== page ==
September 29, 2020 - Tuesday
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Davao City, Philippines

29th MinBizCon pushes for more resilient agriculture in Mindanao

September 15, 2020 - Tuesday 4:09 PM by PNA

Article Banner Image CARDAVA VARIETY. Cardava bananas are commonly exported to be used for banana chips. (Photo courtesy of DOST-11)

DAVAO CITY – The ongoing coronavirus disease 2019 (Covid-19) health crisis has led the majority of Filipinos to see the value of agriculture to ensure food security amid the movement restrictions to contain infections, an official of the Philippine Chamber of Commerce and Industry (PCCI) said.

Speaking at the virtual 29th Mindanao Business Conference on Thursday, PCCI agriculture director Roberto Amores pointed out the need to maximize the opportunities of the thriving agriculture industries in Mindanao.

Amores noted that on top of being a big contributor to the country’s economic growth, the sector has remained sustainable even amid the pandemic.

“The health crisis made us all realize the importance of agriculture,” Amores said.

Most of the industry sectors nosedived in terms of growth during the second quarter this year, except for the agriculture sector that posted one percent growth, according to Amores.

This signaled a positive development for the sector, although he cautioned that the growth remains "too small" and there is a need to strengthen the agriculture industries in Mindanao to improve the island’s economy--and the country in general.

For instance, Amores cited the banana industry, especially the cardava variety--as well as frozen bananas--as a thriving industry because of high global demand.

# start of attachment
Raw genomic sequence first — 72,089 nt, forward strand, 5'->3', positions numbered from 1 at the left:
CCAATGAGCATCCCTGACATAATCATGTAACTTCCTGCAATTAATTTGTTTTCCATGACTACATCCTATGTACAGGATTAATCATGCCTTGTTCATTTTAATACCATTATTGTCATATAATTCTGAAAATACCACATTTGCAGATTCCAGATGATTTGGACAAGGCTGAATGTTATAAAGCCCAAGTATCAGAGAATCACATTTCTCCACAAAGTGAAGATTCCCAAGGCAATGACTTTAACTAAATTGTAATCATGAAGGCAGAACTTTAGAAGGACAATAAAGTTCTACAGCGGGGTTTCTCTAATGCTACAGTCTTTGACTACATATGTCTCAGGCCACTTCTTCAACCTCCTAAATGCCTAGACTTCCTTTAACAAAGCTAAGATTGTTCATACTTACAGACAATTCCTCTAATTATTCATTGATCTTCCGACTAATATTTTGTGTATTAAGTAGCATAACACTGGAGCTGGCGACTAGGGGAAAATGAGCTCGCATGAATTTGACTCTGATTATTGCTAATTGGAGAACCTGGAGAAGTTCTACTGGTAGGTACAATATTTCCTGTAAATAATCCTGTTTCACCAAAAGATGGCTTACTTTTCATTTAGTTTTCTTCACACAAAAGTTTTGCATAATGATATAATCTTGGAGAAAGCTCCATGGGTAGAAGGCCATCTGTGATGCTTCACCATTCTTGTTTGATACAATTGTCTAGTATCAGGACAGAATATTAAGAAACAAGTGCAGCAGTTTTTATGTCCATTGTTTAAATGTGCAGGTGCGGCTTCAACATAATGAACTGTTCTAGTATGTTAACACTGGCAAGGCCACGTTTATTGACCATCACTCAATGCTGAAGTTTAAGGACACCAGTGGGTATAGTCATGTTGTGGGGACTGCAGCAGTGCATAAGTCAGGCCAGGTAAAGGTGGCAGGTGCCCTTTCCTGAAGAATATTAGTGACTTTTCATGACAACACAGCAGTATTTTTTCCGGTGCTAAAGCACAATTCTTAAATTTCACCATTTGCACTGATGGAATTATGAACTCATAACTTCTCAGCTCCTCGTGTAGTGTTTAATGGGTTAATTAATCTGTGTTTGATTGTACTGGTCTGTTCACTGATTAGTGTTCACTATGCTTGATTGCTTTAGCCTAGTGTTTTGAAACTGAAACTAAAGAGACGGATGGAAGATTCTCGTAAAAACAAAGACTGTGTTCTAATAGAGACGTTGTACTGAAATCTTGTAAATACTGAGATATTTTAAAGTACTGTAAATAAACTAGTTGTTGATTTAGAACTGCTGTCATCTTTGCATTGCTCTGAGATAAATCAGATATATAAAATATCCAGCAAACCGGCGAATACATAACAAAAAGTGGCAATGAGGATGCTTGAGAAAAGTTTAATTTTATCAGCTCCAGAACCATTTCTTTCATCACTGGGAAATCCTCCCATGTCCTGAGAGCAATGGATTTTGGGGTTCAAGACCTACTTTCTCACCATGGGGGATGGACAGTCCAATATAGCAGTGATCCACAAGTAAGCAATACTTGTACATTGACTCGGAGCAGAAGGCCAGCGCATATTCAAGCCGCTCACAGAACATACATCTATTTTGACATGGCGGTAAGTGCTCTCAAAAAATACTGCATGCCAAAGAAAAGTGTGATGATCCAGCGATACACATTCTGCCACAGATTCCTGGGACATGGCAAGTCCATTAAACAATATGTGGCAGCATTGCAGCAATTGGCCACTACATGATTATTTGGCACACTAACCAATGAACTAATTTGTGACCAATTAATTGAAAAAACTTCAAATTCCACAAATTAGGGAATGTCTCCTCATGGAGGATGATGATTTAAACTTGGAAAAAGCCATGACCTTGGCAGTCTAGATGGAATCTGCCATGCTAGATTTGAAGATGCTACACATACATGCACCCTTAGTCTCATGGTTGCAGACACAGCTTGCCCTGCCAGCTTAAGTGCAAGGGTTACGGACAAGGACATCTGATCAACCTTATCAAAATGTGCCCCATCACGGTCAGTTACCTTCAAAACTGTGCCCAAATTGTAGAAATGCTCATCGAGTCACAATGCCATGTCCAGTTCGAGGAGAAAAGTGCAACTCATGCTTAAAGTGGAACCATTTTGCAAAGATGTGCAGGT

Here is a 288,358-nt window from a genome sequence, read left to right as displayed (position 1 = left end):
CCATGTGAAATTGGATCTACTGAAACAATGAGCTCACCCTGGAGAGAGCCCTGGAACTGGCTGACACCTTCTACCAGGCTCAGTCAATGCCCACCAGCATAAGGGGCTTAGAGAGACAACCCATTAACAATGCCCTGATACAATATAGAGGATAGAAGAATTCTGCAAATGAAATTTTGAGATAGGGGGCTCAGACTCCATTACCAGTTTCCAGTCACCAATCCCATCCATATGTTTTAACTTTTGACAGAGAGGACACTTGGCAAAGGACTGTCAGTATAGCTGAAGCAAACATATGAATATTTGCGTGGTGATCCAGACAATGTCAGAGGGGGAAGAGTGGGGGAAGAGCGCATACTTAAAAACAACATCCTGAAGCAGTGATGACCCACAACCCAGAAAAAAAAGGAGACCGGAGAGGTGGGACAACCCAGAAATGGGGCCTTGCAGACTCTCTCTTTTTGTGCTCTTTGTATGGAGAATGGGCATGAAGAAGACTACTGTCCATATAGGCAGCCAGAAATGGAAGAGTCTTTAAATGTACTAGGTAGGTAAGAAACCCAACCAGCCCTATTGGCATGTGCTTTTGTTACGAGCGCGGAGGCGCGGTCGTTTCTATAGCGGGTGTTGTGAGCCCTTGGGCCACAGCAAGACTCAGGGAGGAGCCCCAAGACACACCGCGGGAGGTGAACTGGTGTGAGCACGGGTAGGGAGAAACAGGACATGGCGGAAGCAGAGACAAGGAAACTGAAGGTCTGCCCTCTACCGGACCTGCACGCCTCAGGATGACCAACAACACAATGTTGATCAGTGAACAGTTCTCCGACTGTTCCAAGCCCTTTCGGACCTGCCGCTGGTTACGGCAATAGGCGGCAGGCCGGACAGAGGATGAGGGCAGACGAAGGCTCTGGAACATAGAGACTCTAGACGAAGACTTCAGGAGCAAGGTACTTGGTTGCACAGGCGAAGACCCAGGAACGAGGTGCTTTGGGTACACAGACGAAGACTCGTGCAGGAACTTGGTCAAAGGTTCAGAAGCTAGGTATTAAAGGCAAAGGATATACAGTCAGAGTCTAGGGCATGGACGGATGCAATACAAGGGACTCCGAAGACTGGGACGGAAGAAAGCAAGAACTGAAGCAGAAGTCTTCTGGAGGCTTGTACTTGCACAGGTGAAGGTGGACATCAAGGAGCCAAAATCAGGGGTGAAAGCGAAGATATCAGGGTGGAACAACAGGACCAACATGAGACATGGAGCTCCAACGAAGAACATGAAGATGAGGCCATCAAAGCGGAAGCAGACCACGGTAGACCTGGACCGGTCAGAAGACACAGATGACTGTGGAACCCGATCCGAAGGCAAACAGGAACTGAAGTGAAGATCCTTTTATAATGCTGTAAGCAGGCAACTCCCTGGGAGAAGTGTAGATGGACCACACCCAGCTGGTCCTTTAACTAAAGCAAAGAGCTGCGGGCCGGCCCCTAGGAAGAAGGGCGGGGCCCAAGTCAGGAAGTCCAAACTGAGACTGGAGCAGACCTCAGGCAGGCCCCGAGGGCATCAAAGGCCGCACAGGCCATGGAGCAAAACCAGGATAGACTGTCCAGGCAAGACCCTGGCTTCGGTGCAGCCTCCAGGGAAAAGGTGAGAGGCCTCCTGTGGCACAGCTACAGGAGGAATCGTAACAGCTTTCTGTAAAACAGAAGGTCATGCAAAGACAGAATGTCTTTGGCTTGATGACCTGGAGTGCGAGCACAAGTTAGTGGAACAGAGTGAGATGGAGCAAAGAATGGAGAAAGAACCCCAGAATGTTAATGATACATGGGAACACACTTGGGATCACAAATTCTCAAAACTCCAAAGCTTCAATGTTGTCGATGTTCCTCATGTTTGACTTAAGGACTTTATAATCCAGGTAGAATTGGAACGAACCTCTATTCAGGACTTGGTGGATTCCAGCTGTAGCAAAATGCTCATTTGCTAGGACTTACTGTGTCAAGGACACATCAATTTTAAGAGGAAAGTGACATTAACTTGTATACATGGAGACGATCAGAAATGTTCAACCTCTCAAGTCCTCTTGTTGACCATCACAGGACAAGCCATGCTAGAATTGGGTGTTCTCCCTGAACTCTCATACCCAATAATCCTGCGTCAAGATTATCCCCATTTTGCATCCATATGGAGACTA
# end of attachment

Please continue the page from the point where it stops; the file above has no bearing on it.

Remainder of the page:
“Frozen bananas and banana chips from cardava is a growing industry because of high demands in some parts of America and Europe,” he said, adding that cavendish banana growers who are facing various problems due to natural disasters could divert to cardava as it is easier to grow.

Amores also cited the durian industry as “another thriving industry in Mindanao”.

He quoted Larry Miculob, the president of the Durian industry council in Mindanao, who earlier pointed out that Mindanao produces 20,000 metric tons of durian, which he said could “generate a lot of economic activity”.

He said China as a market for Mindanao’s durian could be explored, adding that although Thailand and Malaysia are major durian exporters to China, Mindanao could compete given its considerable supply.

Amores also named tuna, dairy, and poultry as potential industries that if developed, could further propel Mindanao agriculture to become more resilient.

The Davao City Chamber of Commerce and Industry, Inc. (DCCCII) and PCCI, the organizers of the annual Mindanao Business Conference, earlier passed a resolution asking the Department of Agriculture to prioritize strategic areas for agricultural development due to their high availability of raw materials.

These areas include Central Mindanao, Bukidnon, Lanao del Norte,  Zamboanga del Norte, Tawi-Tawi, and South Cotabato, the organizers said. Judy Quiros